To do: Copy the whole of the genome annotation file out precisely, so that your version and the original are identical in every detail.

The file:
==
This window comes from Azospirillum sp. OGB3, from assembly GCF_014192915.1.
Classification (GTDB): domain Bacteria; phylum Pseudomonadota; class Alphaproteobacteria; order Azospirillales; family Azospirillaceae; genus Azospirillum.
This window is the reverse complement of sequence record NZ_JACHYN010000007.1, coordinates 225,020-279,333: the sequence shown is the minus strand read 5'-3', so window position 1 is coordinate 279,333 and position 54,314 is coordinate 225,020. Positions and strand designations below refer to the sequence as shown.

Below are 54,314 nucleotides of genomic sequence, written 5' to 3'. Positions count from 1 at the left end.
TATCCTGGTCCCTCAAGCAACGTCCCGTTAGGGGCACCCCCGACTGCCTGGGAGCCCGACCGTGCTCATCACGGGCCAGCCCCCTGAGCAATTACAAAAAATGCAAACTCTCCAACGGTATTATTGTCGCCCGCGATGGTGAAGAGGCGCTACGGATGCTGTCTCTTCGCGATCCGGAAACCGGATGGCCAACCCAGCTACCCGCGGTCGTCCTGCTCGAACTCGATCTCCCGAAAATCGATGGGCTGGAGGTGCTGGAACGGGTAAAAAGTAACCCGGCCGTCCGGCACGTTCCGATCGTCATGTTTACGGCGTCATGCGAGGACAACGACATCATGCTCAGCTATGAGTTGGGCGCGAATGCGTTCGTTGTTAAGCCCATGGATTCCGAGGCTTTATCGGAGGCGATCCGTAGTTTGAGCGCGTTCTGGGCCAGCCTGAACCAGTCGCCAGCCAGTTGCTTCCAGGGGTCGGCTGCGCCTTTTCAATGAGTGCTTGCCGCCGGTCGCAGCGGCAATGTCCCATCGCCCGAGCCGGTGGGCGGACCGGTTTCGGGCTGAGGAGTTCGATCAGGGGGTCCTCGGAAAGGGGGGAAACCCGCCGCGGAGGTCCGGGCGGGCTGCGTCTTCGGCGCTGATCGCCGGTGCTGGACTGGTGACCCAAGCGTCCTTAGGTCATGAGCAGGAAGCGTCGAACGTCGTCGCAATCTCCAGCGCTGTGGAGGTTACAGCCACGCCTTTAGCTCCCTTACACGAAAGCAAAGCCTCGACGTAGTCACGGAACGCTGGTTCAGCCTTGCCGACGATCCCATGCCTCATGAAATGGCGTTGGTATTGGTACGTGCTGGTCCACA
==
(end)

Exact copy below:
This window comes from Azospirillum sp. OGB3, from assembly GCF_014192915.1.
Classification (GTDB): domain Bacteria; phylum Pseudomonadota; class Alphaproteobacteria; order Azospirillales; family Azospirillaceae; genus Azospirillum.
This window is the reverse complement of sequence record NZ_JACHYN010000007.1, coordinates 225,020-279,333: the sequence shown is the minus strand read 5'-3', so window position 1 is coordinate 279,333 and position 54,314 is coordinate 225,020. Positions and strand designations below refer to the sequence as shown.

Below are 54,314 nucleotides of genomic sequence, written 5' to 3'. Positions count from 1 at the left end.
TATCCTGGTCCCTCAAGCAACGTCCCGTTAGGGGCACCCCCGACTGCCTGGGAGCCCGACCGTGCTCATCACGGGCCAGCCCCCTGAGCAATTACAAAAAATGCAAACTCTCCAACGGTATTATTGTCGCCCGCGATGGTGAAGAGGCGCTACGGATGCTGTCTCTTCGCGATCCGGAAACCGGATGGCCAACCCAGCTACCCGCGGTCGTCCTGCTCGAACTCGATCTCCCGAAAATCGATGGGCTGGAGGTGCTGGAACGGGTAAAAAGTAACCCGGCCGTCCGGCACGTTCCGATCGTCATGTTTACGGCGTCATGCGAGGACAACGACATCATGCTCAGCTATGAGTTGGGCGCGAATGCGTTCGTTGTTAAGCCCATGGATTCCGAGGCTTTATCGGAGGCGATCCGTAGTTTGAGCGCGTTCTGGGCCAGCCTGAACCAGTCGCCAGCCAGTTGCTTCCAGGGGTCGGCTGCGCCTTTTCAATGAGTGCTTGCCGCCGGTCGCAGCGGCAATGTCCCATCGCCCGAGCCGGTGGGCGGACCGGTTTCGGGCTGAGGAGTTCGATCAGGGGGTCCTCGGAAAGGGGGGAAACCCGCCGCGGAGGTCCGGGCGGGCTGCGTCTTCGGCGCTGATCGCCGGTGCTGGACTGGTGACCCAAGCGTCCTTAGGTCATGAGCAGGAAGCGTCGAACGTCGTCGCAATCTCCAGCGCTGTGGAGGTTACAGCCACGCCTTTAGCTCCCTTACACGAAAGCAAAGCCTCGACGTAGTCACGGAACGCTGGTTCAGCCTTGCCGACGATCCCATGCCTCATGAAATGGCGTTGGTATTGGTACGTGCTGGTCCACA